Abstract 1928: Coronary Microvascular Remodeling in Cyanotic Congenital Heart Disease.
Background: Basal coronary blood flow is increased in adults with cyanotic congenital heart disease (CCHD), but hyperemic flow and flow reserve remain normal. Since the extramural coronary arteries in CCHD are maximally dilated, we hypothesized that preservation of hyperemic flow and flow reserve resides in the coronary microvasculature.
Methods: To distinguish coronary microvascular adaptive responses to hypoxemia vs cardiac hypertrophy, the apical left ventricular free wall was studied in four patient groups:
Eisenmenger syndrome (hypoxemic, non-hypertrophied);
structurally abnormal hearts with hypertrophy (non-hypoxemic);
structurally normal hearts with hypertrophy (non-hypoxemic); and
structurally normal hearts (non-hypertrophied, non-hypoxemic).
Immunolabeling against anti-smooth muscle α-actin was used on histological sections to examine coronary arterioles (vessels with external diameters of 6 to 50 μm). Morphometric and stereologic analyses determined arteriolar diameter, length, volume and surface densities. Data were log transformed to remove significant right tail skews.
Results: Initial analysis of variance model demonstrated a significant inter-group difference for arteriolar length (p = 0.03) and vessel diameter (p = 0.03), but not for arteriolar volume and surface densities. Sub-analysis by Tukey-Kramer multiple comparison procedure disclosed that total arteriolar length density in Group A was markedly reduced (by 60%) compared to Group B. Lower arteriolar length density in Eisenmenger hearts signified fewer terminal arterioles (6–15 μm) than in structurally abnormal hearts with ventricular hypertrophy (p = 0.01). By contrast, mean arteriolar diameter in Group A was significantly greater (by 34%) than in Group B (p = 0.03). Moreover, a two-sample t-test comparison of Group A with the mean of the other three groups revealed a higher arteriolar diameter in Group A (p = 0.008).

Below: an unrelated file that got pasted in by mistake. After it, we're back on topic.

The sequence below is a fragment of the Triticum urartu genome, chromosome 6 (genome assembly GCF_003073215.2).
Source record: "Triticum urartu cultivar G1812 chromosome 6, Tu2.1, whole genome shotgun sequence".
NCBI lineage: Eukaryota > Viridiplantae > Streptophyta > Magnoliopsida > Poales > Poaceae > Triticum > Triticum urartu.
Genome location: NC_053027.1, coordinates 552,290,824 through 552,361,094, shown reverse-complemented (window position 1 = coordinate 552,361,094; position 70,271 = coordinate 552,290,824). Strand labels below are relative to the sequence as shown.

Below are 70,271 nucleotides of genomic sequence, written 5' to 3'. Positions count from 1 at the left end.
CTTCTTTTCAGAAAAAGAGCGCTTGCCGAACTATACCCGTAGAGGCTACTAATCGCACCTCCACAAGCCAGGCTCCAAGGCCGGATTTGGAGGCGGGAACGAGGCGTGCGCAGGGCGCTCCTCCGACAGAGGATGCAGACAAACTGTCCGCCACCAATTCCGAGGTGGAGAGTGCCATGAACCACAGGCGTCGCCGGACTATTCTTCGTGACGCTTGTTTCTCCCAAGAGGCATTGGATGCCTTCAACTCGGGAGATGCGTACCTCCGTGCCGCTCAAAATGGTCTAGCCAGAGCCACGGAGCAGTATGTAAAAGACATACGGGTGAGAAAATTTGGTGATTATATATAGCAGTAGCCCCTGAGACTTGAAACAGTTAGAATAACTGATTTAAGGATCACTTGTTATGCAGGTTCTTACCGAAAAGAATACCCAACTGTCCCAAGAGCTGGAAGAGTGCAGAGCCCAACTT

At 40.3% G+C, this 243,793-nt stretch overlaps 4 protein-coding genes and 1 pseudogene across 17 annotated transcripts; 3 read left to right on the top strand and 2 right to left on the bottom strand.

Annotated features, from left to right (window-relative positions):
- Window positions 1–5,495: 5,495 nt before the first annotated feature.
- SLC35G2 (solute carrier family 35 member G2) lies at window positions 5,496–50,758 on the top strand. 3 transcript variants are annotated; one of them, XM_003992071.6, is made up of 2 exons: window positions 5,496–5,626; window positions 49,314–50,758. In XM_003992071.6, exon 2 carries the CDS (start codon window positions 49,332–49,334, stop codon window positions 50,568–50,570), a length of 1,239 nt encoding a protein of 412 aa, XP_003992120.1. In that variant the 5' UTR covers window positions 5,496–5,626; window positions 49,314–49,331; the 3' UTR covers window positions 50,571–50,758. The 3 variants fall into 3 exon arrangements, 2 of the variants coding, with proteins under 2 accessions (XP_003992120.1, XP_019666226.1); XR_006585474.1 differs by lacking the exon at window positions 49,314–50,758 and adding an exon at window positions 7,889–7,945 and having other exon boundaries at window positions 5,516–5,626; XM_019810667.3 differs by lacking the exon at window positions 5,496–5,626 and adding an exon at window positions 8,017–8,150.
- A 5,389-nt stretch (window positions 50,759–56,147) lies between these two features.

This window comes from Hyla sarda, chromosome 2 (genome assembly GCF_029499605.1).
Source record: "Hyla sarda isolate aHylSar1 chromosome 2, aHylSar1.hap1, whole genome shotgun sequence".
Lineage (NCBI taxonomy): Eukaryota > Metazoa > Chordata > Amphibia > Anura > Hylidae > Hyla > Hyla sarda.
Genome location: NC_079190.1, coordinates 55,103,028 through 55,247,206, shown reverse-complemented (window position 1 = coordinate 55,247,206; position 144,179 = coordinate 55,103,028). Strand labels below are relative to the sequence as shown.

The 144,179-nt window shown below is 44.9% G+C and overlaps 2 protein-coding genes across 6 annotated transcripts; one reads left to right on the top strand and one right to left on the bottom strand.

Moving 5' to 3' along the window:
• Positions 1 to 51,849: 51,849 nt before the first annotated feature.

Conclusions: Remodeling of the coronary microcirculatory bed rather than angiogenesis is the key mechanism for preservation of hyperemic flow and flow reserve in CCHD. The increase in vessel diameter compensated for lower arteriolar length density, and was the principal anatomical basis for maintenance of normal flow in CCHD.